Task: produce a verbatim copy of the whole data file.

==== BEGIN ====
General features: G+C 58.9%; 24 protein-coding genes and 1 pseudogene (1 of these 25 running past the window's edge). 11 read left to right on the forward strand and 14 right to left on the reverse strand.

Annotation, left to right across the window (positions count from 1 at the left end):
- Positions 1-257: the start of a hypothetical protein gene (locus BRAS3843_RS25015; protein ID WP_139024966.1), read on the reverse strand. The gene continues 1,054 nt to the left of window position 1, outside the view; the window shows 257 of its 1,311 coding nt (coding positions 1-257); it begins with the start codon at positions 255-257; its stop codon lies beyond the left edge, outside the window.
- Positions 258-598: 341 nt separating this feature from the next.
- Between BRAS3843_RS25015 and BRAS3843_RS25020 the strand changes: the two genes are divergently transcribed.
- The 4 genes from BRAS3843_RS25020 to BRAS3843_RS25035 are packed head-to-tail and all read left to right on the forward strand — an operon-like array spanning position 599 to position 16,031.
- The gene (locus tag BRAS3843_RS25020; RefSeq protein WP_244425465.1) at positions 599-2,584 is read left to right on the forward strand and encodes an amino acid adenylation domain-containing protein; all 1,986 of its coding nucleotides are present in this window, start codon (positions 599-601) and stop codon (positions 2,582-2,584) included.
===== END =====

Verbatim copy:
General features: G+C 58.9%; 24 protein-coding genes and 1 pseudogene (1 of these 25 running past the window's edge). 11 read left to right on the forward strand and 14 right to left on the reverse strand.

Annotation, left to right across the window (positions count from 1 at the left end):
- Positions 1-257: the start of a hypothetical protein gene (locus BRAS3843_RS25015; protein ID WP_139024966.1), read on the reverse strand. The gene continues 1,054 nt to the left of window position 1, outside the view; the window shows 257 of its 1,311 coding nt (coding positions 1-257); it begins with the start codon at positions 255-257; its stop codon lies beyond the left edge, outside the window.
- Positions 258-598: 341 nt separating this feature from the next.
- Between BRAS3843_RS25015 and BRAS3843_RS25020 the strand changes: the two genes are divergently transcribed.
- The 4 genes from BRAS3843_RS25020 to BRAS3843_RS25035 are packed head-to-tail and all read left to right on the forward strand — an operon-like array spanning position 599 to position 16,031.
- The gene (locus tag BRAS3843_RS25020; RefSeq protein WP_244425465.1) at positions 599-2,584 is read left to right on the forward strand and encodes an amino acid adenylation domain-containing protein; all 1,986 of its coding nucleotides are present in this window, start codon (positions 599-601) and stop codon (positions 2,582-2,584) included.